Supervision of psychotherapists and counsellors, especially in the early years of practice, is widely accepted as being important for professional development and to ensure optimal client outcomes. The process and characteristics of clinical supervision have been extensively studied and many theoretical approaches and models of supervision have been developed. Notwithstanding the broad acceptance of supervision, there has been little empirical investigation to establish if supervision can achieve its primary goal of enhancing psychotherapy practice and client outcome. This thesis evaluates the impact of clinical supervision on psychotherapy practice and client outcome by examining the effect of supervision on the working alliance and client symptom reduction in the brief psychotherapeutic treatment of major depression.
The focus of supervision was on the development of the working alliance because the quality of alliance has been found to be a strong mediator of therapy outcome in the treatment of depression. It was hypothesised that supervision would result in stronger working alliance and consequently better treatment outcome.
This study used a hierarchical nested design with multiple intervals of measurement. The experimental variable was supervision (3 levels: process focus, skill focus, no supervision). Dependent variables were: working alliance in therapy (measurement points at first, third and eighth session of treatment), client symptom scores (measurement at intake assessment. Session 1 and Session 8), dropout before completion of a full course of treatment, and satisfaction with therapy. The clinical intervention was a standardised therapy approach (problem solving treatment [PST]) that does not vary across conditions.
Covariate measures were included to identify potential internal or external mechanisms by which supervision may influence working alliance and client outcome. These included supervision skill or process foci adherence (SFAS), supervision evaluation, supervisory working alliance (SWAI), treatment approach (PST) adherence, client psychosocial stress measure (SRLE) and measures of therapist and supervisor level of verbal and nonverbal social skill (SSI).
One hundred and twenty seven therapists were recruited and randomly assigned to a skill focus, process focus or unsupervised group. Skill and process focus supervision was provided as two different methods to develop working alliance. Thirty-eight supervisors provided skill and process foci alliance supervision. One hundred and twenty seven clients meeting diagnostic criteria for major depression were randomly assigned to therapists. All therapists allocated to supervised conditions attended a pretreatment supervision session with their supervisor that focused on techniques to enhance early alliance prior to the first client treatment session. Participating therapists were provided with manualised training in PST and were required to use this approach as the treatment protocol in the study.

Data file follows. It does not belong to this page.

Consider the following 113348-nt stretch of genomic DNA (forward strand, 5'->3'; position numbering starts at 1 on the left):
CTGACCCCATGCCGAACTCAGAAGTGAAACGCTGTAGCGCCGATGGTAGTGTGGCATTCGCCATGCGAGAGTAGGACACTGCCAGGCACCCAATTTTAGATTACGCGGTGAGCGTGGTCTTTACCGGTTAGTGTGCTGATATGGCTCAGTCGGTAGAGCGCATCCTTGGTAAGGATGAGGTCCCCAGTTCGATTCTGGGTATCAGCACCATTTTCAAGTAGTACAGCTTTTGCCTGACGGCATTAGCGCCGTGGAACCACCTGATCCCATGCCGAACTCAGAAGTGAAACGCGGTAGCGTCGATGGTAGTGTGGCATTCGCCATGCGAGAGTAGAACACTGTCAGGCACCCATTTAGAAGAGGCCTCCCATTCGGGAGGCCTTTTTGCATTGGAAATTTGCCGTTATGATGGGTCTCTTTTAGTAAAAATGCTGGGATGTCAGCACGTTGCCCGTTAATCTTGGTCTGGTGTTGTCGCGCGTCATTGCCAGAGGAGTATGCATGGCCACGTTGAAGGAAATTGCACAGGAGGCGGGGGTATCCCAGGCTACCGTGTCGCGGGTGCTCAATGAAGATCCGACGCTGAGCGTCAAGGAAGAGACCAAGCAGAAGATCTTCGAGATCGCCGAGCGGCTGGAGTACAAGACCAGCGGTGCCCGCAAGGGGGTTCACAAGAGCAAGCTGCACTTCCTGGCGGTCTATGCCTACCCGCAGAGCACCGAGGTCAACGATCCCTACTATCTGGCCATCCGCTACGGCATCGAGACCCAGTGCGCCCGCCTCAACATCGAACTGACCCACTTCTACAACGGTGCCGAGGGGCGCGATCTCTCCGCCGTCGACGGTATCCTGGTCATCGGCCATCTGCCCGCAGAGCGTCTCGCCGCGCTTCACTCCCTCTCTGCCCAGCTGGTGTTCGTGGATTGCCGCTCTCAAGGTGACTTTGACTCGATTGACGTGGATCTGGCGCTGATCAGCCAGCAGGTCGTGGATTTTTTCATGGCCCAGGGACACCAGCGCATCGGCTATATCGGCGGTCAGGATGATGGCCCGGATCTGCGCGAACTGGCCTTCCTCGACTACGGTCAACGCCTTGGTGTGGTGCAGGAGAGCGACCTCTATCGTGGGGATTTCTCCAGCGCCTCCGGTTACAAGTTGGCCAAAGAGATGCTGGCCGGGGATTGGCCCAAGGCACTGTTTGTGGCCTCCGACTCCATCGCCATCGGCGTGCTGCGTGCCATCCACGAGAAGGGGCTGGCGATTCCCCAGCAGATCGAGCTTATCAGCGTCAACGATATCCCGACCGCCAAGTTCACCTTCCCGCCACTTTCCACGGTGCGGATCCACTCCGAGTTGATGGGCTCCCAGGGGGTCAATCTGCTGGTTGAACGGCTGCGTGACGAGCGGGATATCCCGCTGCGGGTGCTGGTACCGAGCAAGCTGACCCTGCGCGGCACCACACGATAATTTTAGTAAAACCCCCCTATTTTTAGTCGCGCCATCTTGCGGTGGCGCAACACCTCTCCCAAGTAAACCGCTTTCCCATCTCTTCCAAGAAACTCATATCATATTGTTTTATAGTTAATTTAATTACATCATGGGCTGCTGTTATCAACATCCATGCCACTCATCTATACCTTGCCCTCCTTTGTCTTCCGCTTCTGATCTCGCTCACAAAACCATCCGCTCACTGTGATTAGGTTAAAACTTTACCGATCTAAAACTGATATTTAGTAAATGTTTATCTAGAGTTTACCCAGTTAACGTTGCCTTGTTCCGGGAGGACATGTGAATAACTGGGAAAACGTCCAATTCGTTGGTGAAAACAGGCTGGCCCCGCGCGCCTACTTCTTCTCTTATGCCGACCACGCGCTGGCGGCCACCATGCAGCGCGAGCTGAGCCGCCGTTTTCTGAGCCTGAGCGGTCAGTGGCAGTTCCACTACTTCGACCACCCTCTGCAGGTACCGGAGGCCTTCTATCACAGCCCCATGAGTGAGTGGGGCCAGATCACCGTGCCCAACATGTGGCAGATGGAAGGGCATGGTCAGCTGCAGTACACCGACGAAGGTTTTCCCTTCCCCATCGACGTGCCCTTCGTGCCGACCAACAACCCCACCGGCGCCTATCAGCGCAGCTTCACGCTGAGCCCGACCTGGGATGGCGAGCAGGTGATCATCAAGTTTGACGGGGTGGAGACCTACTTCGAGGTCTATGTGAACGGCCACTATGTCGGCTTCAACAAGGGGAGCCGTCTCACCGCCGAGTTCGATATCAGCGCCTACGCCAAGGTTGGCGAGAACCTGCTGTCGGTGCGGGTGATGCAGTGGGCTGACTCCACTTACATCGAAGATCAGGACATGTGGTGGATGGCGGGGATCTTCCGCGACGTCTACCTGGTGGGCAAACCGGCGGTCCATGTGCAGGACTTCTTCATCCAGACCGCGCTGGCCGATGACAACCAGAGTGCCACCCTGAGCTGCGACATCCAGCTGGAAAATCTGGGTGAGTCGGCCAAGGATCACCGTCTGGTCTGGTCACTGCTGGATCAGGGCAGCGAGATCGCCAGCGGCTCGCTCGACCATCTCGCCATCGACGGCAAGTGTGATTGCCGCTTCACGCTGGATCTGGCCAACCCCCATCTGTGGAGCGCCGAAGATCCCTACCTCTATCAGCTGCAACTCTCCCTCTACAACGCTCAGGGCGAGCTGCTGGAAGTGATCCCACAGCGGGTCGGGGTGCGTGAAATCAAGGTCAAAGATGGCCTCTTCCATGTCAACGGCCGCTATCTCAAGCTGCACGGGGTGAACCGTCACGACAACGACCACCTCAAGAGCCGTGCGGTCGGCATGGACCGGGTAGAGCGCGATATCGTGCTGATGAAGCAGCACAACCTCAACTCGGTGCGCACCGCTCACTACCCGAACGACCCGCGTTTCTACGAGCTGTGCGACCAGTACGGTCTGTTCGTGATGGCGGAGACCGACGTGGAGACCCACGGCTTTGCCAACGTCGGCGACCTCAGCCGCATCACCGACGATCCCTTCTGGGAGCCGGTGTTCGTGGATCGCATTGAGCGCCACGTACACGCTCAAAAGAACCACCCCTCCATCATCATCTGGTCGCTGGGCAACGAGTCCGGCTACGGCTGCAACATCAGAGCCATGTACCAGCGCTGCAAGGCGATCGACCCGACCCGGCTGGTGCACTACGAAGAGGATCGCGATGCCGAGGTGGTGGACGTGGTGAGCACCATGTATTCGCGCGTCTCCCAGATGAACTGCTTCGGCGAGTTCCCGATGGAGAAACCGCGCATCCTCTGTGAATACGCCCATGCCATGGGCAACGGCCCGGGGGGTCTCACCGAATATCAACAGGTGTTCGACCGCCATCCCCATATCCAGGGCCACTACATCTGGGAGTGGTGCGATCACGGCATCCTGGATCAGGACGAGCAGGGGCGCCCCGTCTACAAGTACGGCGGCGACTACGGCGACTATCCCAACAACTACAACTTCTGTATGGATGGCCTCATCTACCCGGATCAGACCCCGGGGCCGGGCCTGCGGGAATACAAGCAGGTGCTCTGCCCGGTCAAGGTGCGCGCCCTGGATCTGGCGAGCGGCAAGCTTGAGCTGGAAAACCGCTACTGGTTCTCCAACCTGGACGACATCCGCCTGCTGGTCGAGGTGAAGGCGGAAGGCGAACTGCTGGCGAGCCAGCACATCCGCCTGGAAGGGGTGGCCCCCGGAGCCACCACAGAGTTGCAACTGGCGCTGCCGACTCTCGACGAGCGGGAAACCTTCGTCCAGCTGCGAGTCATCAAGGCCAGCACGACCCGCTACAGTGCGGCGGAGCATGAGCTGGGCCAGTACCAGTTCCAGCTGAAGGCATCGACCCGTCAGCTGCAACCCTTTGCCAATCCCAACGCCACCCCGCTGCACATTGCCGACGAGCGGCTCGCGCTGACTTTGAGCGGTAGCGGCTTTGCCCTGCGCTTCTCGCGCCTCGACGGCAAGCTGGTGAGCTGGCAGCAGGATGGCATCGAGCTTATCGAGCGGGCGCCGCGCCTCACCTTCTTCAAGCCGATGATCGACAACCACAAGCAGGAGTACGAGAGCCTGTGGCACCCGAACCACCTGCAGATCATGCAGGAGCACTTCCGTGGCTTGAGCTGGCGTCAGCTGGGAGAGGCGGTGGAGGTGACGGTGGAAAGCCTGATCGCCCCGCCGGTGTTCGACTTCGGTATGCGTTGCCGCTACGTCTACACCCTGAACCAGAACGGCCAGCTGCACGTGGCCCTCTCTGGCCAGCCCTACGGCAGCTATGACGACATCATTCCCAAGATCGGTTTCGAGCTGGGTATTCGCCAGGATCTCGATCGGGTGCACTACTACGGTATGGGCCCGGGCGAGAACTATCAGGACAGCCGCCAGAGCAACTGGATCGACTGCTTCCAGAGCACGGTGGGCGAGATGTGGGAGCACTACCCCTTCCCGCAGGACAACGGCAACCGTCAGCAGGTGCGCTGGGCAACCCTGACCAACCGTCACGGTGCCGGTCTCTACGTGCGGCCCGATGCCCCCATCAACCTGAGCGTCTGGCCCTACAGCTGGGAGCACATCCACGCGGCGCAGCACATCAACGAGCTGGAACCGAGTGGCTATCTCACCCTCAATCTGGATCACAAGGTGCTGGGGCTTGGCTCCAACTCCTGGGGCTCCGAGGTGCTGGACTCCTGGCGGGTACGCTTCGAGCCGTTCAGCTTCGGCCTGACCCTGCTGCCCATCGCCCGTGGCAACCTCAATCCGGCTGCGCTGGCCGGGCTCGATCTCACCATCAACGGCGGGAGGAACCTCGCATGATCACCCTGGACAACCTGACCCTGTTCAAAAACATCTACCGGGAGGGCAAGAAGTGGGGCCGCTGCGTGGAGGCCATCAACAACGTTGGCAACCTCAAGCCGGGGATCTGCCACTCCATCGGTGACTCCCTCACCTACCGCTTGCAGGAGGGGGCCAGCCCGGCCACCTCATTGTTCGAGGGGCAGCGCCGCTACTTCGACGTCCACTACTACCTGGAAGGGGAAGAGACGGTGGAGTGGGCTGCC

The ANOVA procedure was used for the main data analysis of total working alliance between groups, 1 = unsupervised therapy vs., 2 = skill supervision vs., 3 = process supervision. Repeated measures analysis of variance was used to test within subject effects (assessment intervals 1, 3, and 8). Between subject variables were supervision condition (no supervision, skill supervision working alliance foci and process supervision working alliance foci) and dependent variables Working Alliance Inventory (WAI) and Beck Depression Inventory (BDI) scores. Client treatment satisfaction was evaluated using analysis of variance testing for between subject effects of supervision on client treatment evaluation. In each case between subject variables were time (assessment interval 8) and supervision condition (no supervision, skill supervision working alliance foci process supervision working alliance foci). The relationship between supervision condition and treatment attrition was analysed using the Chi squared equation. Relationships between study variables and covariants were analysed using Bivariate correlation.
This is the first time that the role of supervision in client outcome has been investigated using a randomised controlled treatment trial methodology. The results showed a significant effect for both skill and process supervision on working alliance in therapy, symptom reduction and treatment retention and evaluation, but no differences between the two supervision conditions. The strongest effect of supervision was on working alliance after the first session of therapy. The benefits of supervision on working alliance were maintained over the duration of therapy. Clients treated by supervised therapists were significantly more likely to stay in treatment, were significantly more satisfied with treatment and had significantly greater reduction in BDI scores when compared with clients of unsupervised therapists.
The strength of effect found in this study provides initial evidence for the importance of supervision for both working alliance and treatment outcome in the brief treatment of depression. The finding that a single session of supervision had a major impact on working alliance scores raises important questions about the timing, quantity and nature of supervision required to achieve meaningful results.